"We need to put our hand up and take the blame," he says. "We missed out on telling the best stories. If (contestants) were uninteresting, it’s because we made them uninteresting."

As a result, "Idol" is looking to shake things up this year by spending more time on those contestant backstories.

"I want to give up that time and focus on the kids," Lythgoe says. "It’s the emotional hooks that sell us, and get us watching every week. I don’t think last year we were necessarily an appointment to view. There wasn’t a ‘I want to watch Bo Bice win’ or ‘I want to see Justin Guarini get kicked off’ feeling to the show."

Already, the marketing of "Idol" has reflected that change, Liguori says.

"We’ve had our promos talk a little bit more about ‘I’m from Nebraska, I’m a cotton candy maker,’ and ‘I’m from Oklahoma, I’m a cowboy,’ " he says. "We’re basically trying to set it up that this is a show about people with stories. … It’s about people who think they’re good (singers) and (are) not, and people who think they’re good and are great."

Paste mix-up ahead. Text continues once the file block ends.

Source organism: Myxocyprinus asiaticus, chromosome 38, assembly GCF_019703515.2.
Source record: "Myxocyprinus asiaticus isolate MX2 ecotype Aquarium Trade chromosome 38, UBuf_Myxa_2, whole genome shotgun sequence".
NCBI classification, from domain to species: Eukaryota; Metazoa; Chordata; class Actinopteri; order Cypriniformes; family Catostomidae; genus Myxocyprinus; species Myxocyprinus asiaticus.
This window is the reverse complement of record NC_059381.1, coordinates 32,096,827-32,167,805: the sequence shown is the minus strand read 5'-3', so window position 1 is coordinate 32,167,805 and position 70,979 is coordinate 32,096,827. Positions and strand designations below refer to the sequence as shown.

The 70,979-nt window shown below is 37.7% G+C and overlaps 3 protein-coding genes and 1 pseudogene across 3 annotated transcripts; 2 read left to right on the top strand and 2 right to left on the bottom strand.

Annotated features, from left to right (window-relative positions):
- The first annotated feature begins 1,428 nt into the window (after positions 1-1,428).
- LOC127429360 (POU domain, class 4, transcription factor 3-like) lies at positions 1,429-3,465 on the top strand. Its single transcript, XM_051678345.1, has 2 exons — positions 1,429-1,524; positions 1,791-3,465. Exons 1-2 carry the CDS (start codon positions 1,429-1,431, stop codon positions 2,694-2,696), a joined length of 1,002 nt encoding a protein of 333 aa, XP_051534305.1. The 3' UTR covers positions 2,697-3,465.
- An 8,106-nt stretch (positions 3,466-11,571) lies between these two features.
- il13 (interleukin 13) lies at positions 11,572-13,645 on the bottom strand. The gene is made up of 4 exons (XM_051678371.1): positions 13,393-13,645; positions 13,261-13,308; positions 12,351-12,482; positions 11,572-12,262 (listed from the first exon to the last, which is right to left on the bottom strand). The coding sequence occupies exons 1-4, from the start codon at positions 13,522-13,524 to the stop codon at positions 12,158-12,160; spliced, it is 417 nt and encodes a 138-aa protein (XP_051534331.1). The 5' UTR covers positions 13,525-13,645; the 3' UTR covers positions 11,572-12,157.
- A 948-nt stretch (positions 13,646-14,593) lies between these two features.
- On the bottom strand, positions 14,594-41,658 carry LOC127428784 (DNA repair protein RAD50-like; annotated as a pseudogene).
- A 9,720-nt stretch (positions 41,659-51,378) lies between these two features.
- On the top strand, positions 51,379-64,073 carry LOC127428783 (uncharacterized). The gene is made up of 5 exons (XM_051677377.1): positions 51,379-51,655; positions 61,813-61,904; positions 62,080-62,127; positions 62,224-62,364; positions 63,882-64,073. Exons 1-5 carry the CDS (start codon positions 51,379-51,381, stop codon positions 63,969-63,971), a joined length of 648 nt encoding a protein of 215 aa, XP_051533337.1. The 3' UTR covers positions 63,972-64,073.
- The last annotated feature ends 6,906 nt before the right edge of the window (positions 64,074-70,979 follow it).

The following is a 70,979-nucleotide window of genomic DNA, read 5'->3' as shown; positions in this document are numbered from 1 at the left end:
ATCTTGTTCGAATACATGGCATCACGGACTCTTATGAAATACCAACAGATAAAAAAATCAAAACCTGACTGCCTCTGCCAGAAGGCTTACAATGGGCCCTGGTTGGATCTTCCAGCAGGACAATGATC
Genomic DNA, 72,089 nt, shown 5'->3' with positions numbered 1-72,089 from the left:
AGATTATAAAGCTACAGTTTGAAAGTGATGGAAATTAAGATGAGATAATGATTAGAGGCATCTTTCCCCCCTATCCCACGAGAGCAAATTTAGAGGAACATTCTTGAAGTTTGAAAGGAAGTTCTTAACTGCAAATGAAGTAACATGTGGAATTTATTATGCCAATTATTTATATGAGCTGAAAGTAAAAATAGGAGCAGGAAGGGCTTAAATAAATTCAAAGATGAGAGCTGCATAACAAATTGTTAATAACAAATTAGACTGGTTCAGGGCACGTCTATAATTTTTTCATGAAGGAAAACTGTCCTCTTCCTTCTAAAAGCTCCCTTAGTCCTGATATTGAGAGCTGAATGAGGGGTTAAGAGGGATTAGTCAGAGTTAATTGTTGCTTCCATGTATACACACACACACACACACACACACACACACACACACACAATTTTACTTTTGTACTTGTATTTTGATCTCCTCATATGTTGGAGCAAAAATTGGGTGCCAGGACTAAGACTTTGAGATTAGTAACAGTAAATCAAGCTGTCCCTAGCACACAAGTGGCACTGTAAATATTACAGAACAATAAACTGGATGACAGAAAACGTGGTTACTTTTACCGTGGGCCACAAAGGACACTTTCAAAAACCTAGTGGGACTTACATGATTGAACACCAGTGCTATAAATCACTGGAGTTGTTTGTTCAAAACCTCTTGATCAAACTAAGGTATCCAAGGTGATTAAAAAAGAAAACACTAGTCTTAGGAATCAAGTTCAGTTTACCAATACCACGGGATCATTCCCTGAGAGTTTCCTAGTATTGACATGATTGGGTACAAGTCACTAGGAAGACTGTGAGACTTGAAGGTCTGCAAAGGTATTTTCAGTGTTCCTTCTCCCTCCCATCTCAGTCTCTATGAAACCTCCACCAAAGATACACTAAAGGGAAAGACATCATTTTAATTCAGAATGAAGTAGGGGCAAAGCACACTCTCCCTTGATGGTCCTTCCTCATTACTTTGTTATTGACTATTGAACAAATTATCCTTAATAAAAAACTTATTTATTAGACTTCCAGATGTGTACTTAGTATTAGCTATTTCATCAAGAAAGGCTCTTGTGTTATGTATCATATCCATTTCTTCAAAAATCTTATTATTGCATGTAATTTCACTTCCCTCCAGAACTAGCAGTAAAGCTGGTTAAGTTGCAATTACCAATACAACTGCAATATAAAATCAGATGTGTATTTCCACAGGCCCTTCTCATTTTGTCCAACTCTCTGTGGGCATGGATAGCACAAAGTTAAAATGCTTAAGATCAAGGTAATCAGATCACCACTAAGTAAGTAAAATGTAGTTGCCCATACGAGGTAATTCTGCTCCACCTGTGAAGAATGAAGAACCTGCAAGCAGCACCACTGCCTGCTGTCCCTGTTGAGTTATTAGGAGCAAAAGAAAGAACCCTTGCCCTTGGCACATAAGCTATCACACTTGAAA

If you have already registered for "Building a Winning Recruiting Message", a workshop we’re offering for coaches around the country, this is an important theme we’ll teach you how to use.  Developing and building your message, and how your prospects will respond to it.

TV producers have the same job as you do as a coach and recruiter: To attract people to their message, and drawing them in to the point that they buy-in to their story.  As a coach, that should be your goal for the athletes that you’ve decided you want in your program.  Here’s what this story about ‘American Idol’ can teach you about doing that: 

  • Telling the best stories will result in signing the best recruits.  When I talk about "telling stories", I’m not talking about lying or making things up.  At the workshop we held in December (and the workshops we’re getting ready for in the coming weeks) I tell the story of Lucas the Boy Scout popcorn salesman.  It’s a great example of story telling that drives my point home: You have to give your listener (your prospect) a story to buy into.  Your story as a coach, your story as a program, and how that story involves them.  The best recruiters in the country take the time to create a story that their prospects can visualize and understand.  ’American Idol’ got away from doing that last season…and it cost them.  Is it costing you and your program, as well?